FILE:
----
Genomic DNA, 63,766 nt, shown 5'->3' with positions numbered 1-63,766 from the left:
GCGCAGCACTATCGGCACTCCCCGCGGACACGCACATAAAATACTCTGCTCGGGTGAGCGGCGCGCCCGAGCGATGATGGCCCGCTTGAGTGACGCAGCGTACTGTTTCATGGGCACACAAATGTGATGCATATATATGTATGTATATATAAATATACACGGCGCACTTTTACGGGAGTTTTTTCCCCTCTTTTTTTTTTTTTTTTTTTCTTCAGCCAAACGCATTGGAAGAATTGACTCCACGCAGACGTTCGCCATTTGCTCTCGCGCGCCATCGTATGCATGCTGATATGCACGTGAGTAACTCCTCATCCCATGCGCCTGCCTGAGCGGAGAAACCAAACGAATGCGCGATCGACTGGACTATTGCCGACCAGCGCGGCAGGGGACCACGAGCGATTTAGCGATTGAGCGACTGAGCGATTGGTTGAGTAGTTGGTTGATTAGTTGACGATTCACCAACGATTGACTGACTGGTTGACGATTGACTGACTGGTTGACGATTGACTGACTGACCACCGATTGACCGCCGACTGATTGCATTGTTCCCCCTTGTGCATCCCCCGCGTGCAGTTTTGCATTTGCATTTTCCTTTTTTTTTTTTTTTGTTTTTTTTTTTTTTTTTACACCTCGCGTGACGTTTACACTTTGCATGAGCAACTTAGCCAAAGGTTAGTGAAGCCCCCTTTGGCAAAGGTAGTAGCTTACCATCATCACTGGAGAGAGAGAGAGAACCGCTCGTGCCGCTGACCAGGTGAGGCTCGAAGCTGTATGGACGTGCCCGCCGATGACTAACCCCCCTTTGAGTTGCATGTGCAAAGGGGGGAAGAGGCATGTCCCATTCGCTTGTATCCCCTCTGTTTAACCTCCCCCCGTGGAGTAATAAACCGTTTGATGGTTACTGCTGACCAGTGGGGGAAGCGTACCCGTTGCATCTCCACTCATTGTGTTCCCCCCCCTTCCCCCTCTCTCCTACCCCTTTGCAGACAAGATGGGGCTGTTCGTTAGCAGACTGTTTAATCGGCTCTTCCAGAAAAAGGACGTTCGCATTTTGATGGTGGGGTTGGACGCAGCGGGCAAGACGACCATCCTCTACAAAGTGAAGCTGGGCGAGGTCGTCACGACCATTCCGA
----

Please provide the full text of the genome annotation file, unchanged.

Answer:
Genomic DNA, 63,766 nt, shown 5'->3' with positions numbered 1-63,766 from the left:
GCGCAGCACTATCGGCACTCCCCGCGGACACGCACATAAAATACTCTGCTCGGGTGAGCGGCGCGCCCGAGCGATGATGGCCCGCTTGAGTGACGCAGCGTACTGTTTCATGGGCACACAAATGTGATGCATATATATGTATGTATATATAAATATACACGGCGCACTTTTACGGGAGTTTTTTCCCCTCTTTTTTTTTTTTTTTTTTTCTTCAGCCAAACGCATTGGAAGAATTGACTCCACGCAGACGTTCGCCATTTGCTCTCGCGCGCCATCGTATGCATGCTGATATGCACGTGAGTAACTCCTCATCCCATGCGCCTGCCTGAGCGGAGAAACCAAACGAATGCGCGATCGACTGGACTATTGCCGACCAGCGCGGCAGGGGACCACGAGCGATTTAGCGATTGAGCGACTGAGCGATTGGTTGAGTAGTTGGTTGATTAGTTGACGATTCACCAACGATTGACTGACTGGTTGACGATTGACTGACTGGTTGACGATTGACTGACTGACCACCGATTGACCGCCGACTGATTGCATTGTTCCCCCTTGTGCATCCCCCGCGTGCAGTTTTGCATTTGCATTTTCCTTTTTTTTTTTTTTTGTTTTTTTTTTTTTTTTTACACCTCGCGTGACGTTTACACTTTGCATGAGCAACTTAGCCAAAGGTTAGTGAAGCCCCCTTTGGCAAAGGTAGTAGCTTACCATCATCACTGGAGAGAGAGAGAGAACCGCTCGTGCCGCTGACCAGGTGAGGCTCGAAGCTGTATGGACGTGCCCGCCGATGACTAACCCCCCTTTGAGTTGCATGTGCAAAGGGGGGAAGAGGCATGTCCCATTCGCTTGTATCCCCTCTGTTTAACCTCCCCCCGTGGAGTAATAAACCGTTTGATGGTTACTGCTGACCAGTGGGGGAAGCGTACCCGTTGCATCTCCACTCATTGTGTTCCCCCCCCTTCCCCCTCTCTCCTACCCCTTTGCAGACAAGATGGGGCTGTTCGTTAGCAGACTGTTTAATCGGCTCTTCCAGAAAAAGGACGTTCGCATTTTGATGGTGGGGTTGGACGCAGCGGGCAAGACGACCATCCTCTACAAAGTGAAGCTGGGCGAGGTCGTCACGACCATTCCGA